A major change to the government’s contentious Three Waters policy has been confirmed, with 10 regional water infrastructure entities to be formed instead of the originally proposed four.
The change will reduce some of the economies of scale for borrowing that the four so-called “mega-entities” would have had, but the change is intended to deal with opposition from many local councils fearing that local priorities would be lost in a four-entity structure.
Prime Minister Chris Hipkins and Local Government Minister Kieran McAnulty announced the amendments, along with an attempted rebranding of the policy as “affordable water”.
The policy reset was announced at a water treatment plant in Greytown in McAnulty’s Wairarapa electorate.
It appears not to have made any material changes to the other two areas of political opposition to the policy: Māori co-governance at a strategic level in equal representation with local councils, or the requirement for councils to divest water infrastructure assets into the 10 new entities in a “balance sheet separation” process essential to increasing the new entities’ borrowing capacity.
The huge projected cost of water infrastructure upgrades – claimed at between $120 billion and $185bn over the next 30 years – will require not only greater borrowing than is permitted by many councils’ borrowing limits but will also need capital injections from central government.
The water entities will, in principle, be unable to dodge investment upgrades, as they have in the past, because of new regulatory structures that will decide both the required quality of services and the price at which they can be offered.
However, early indications are that the rejigged proposals will not satisfy the most vocal and well-organised lobby against the reforms, Communities for Local Democracy (C4LD).
It sees balance sheet separation as a form of asset theft – a claim it failed to win in a High Court action late last year, despite the judge ruling that councils’ rights as shareholders were materially weakened by the proposed reforms.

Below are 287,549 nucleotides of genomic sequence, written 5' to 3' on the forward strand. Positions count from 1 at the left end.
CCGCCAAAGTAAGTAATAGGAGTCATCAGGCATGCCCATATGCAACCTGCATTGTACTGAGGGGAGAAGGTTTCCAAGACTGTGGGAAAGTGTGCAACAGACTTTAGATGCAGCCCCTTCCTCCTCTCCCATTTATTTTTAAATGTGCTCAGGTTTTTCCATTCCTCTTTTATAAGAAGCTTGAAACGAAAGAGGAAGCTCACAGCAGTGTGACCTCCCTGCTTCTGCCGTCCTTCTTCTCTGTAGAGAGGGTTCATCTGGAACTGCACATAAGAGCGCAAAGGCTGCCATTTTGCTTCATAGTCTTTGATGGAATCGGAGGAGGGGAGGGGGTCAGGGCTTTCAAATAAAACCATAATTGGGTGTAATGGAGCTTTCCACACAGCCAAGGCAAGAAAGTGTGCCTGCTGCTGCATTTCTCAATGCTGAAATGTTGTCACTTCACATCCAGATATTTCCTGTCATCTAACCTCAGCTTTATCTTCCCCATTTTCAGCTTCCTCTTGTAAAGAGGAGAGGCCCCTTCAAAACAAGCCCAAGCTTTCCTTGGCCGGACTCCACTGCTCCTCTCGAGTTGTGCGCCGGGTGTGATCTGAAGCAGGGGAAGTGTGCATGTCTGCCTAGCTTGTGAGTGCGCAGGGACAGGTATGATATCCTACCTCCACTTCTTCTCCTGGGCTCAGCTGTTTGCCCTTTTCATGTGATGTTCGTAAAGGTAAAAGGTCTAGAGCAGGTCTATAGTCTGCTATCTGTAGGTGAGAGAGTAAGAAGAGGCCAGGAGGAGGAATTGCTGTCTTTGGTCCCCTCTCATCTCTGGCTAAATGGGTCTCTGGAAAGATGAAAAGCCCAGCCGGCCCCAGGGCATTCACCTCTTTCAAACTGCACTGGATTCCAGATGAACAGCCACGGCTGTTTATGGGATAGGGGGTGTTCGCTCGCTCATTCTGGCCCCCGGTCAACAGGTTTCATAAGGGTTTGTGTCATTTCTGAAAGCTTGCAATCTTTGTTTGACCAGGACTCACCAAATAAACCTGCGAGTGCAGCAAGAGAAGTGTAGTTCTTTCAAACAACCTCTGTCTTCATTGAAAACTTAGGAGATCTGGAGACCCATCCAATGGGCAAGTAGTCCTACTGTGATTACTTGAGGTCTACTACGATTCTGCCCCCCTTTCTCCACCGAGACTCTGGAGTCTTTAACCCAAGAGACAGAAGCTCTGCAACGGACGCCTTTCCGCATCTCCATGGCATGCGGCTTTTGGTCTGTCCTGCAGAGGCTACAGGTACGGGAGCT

Today’s announcement is effectively the last major element of Hipkins’ desire to “reset” the Labour government’s agenda following the resignation of Jacinda Ardern in late January.
Key to the 10 proposed new entities is that their boundaries will be based on existing regional areas.
Each entity would be “run by a professional board, with members appointed on competency and skill”, while strategic oversight and direction would be provided “by local representative groups with every local council in the country, as well as mana whenua, getting a seat at the table”.
The document does not detail whether the council/iwi split on the Regional Representation Groups (RRGs) will remain 50:50, as originally proposed, but are now positioned as sitting “below the governance board, in which each member will be appointed on merit and qualification”.
“By increasing the number of entities, we will be able to ensure the needs of every community, especially small rural towns, are heard and met,” ministers said in a statement.
“These reforms are absolutely essential. Leaving things as they are will mean unaffordable rate bills,” McAnulty said in a statement.
The water services entities would start delivering water services from July 1 2026, at the latest – and could start earlier if ready.